Primary and Final FRCA examinations regulations

Published: 29/07/2019

Appendix 1: Structure of the Examinations

Primary FRCA Examination

There are three sections to the Primary Examination; MCQ, OSCE and SOE, questions on data interpretation may appear in any section or sub-section. All Primary questions are mapped to the Core Level Training Curriculum (Annex B). This includes ICM (Annex F). The units of training covered are set out in the examination blueprint.

Multiple Choice Questions (MCQ)

90 MCQs in three hours 60 x Multiple True/False (MTF) plus 30 x Single Best Answer (SBA) questions comprising approximately:
60 MTF questions:

  • 20 questions in pharmacology;
  • 20 questions in physiology including related biochemistry and anatomy; and
  • 20 questions in physics, clinical measurement, statistical methods and data interpretation. 30 SBA questions in any of the categories listed above.

The MCQ section must be passed before the OSCE and SOE sections can be attempted.
 

Objective Structured Clinical Examination (OSCE)

Up to 18 stations in approximately one hour 45 minutes (of which a maximum of 16 count towards the result) currently comprising stations covering: resuscitation, technical skills, anatomy (general procedure), history taking, physical examination, communication skills, anaesthetic equipment,  monitoring equipment, measuring equipment, anaesthetic hazards, and the interpretation of images. One or more of the stations may involve the use of a medium fidelity simulator.

Structured Oral Examination (SOE)

There are two subsections, comprising:

  • 30 minutes consisting of three questions in pharmacology and three questions in physiology and biochemistry followed by;
  • 30 minutes consisting of three questions on clinical topics including a critical incident and three questions on physics, clinical measurement, equipment and safety.

 

Final FRCA Examination

There are two sections to the Final examination; written and SOE. All Final questions are mapped to the Core Level Training Curriculum (Annex B) and the Intermediate Level Training Curriculum (Annex C). This includes annex F as an essential unit. The units of training covered are set out in the examination blueprint.

Written

There are two sub-sections to the written examination comprising:
(a) MCQ paper: 90 MCQs in three hours: 60 x Multiple True/False (MTF) plus 30 x Single Best Answer (SBA) questions in three hours, comprising approximately:
60 MTF questions:

  • 20 Advanced sciences to underpin anaesthetic practise
  • 20 General duties (essential units)
  • 17 Specialist (essential units)
  • 3 Optional units

30 SBA questions:

  • 15 General duties (essential units)
  • 15 Specialist (essential units/Optional units

(b) Consructed Response Question (CRQ) paper: 12 compulsory questions in three hours normally comprising:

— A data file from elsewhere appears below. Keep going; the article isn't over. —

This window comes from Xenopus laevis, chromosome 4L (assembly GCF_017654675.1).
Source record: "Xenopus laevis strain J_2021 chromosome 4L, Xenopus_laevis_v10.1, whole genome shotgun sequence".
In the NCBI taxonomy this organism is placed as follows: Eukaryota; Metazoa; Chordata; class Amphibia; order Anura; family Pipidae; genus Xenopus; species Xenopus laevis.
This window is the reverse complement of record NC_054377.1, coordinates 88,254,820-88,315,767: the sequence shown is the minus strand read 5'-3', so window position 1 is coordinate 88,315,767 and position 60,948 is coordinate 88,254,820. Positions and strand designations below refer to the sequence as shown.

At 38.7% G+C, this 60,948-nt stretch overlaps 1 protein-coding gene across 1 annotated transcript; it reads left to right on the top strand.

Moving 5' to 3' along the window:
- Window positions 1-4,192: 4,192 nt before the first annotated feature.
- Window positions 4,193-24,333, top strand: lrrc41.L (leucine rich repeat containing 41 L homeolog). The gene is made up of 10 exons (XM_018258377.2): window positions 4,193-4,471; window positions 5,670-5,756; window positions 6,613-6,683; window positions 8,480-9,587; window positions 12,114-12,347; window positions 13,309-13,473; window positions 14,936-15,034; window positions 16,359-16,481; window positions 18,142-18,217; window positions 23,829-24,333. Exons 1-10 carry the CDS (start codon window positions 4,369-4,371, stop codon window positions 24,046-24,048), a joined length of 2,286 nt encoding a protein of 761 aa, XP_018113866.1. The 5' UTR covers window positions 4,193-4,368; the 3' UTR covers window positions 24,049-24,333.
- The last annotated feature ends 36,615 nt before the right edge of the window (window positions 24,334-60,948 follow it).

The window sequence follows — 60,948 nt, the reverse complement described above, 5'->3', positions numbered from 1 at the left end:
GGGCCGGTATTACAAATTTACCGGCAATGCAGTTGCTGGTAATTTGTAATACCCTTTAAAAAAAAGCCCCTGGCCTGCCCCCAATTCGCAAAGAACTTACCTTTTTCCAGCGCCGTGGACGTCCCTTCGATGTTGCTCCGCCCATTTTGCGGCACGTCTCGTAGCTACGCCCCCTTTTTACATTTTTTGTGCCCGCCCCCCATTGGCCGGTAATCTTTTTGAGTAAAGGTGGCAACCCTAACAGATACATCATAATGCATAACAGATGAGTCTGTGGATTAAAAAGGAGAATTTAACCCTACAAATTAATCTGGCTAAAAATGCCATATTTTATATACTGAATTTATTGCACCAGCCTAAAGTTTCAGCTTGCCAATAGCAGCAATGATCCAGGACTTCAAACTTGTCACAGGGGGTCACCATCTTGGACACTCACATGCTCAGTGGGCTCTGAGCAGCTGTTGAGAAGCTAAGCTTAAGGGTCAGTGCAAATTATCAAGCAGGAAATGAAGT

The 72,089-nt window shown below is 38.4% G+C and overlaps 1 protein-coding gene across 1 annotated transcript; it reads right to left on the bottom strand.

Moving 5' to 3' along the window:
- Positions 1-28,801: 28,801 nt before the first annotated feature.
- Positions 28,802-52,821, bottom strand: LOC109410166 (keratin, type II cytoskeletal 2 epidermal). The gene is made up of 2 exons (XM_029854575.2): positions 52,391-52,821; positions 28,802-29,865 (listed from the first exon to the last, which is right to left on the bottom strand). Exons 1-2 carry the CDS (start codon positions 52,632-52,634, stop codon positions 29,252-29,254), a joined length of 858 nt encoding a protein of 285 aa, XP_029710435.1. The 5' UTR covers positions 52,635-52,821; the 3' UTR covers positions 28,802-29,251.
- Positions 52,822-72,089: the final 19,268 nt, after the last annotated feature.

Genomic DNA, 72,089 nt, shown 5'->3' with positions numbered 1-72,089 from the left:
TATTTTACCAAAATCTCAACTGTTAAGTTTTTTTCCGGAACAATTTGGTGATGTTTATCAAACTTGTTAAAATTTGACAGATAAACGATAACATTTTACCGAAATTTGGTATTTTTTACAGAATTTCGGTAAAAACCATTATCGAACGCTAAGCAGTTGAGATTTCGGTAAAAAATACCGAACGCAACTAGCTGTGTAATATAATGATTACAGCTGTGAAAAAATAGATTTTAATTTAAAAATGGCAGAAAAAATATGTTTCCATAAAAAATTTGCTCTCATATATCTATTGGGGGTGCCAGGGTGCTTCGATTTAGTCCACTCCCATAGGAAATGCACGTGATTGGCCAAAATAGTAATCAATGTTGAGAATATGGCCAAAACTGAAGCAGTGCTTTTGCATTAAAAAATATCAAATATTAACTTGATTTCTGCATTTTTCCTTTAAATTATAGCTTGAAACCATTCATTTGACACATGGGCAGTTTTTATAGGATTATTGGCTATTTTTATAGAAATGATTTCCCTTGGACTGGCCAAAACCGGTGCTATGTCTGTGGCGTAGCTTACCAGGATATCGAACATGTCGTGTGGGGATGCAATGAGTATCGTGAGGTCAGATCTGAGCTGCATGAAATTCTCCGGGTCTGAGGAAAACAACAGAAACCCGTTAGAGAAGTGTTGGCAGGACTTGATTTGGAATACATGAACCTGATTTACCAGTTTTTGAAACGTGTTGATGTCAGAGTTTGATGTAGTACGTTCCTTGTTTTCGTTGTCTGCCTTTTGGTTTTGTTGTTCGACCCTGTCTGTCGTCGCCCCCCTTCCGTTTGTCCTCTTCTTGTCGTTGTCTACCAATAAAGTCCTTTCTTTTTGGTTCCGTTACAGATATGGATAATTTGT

• Six questions from mandatory units: anaesthetic practice relevant to neurosurgery, neuroradiology and neuro-critical care, cardiothoracic surgery, intensive care medicine, obstetrics, paediatrics and pain medicine.
  • Six questions from the remaining part of the curriculum. This includes general duties (airway management, day surgery, critical incidents, general/urology gynaecology surgery, ENT/maxillo-facial/dental surgery, management of respiratory and cardiac arrest, non-theatre duties, orthopaedic surgery, regional anaesthesia, sedation practice, transfer medicine, trauma and stabilization practice), optional units (ophthalmic surgery, plastics and burns surgery, vascular surgery), advanced sciences (anatomy, applied clinical pharmacology, applied physiology/biochemistry, physics/clinical measurement and statistical basis of clinical trial management) and professionalism in medical practice. There will be a maximum of one question from the optional units.
Structured Oral Examination (SOE)

There are two subsections to the SOE comprising:

  • SOE1 – Clinical anaesthesia with linked applied clinical science (normally am); consisting of four clinical short cases each with linked applied clinical science questions. The sequence is normally, clinical short case 1 followed by science question 1, clinical short case 2 followed by science question 2 etc. However, in some instances the linked science question will be covered before the clinical short case (e.g. science question 1 followed by clinical short case 1 ). This SOE will be in two parts, A and B, taken consecutively, with candidates moving exam floors to sit both parts. Each part is 26 minutes in duration, comprising of two clinical short cases with linked clinical science questions, as described above, with 13 minutes devoted to each pair of questions. Followed by:
  • SOE2 – Clinical anaesthesia (normally pm); consisting of a two section clinical long case followed by two stand-alone clinical short cases taken in one sitting. This SOE is 36 minutes in duration, comprising of 10 minutes to view clinical material, 13 minutes devoted to a two section clinical long case and 13 minutes devoted to two questions on clinical anaesthesia unrelated to the clinical long case.

The SOE tests at least two topics from the general duties unit, at least four topics from four of the six essential units and may use up to one topic from optional units of the curriculum.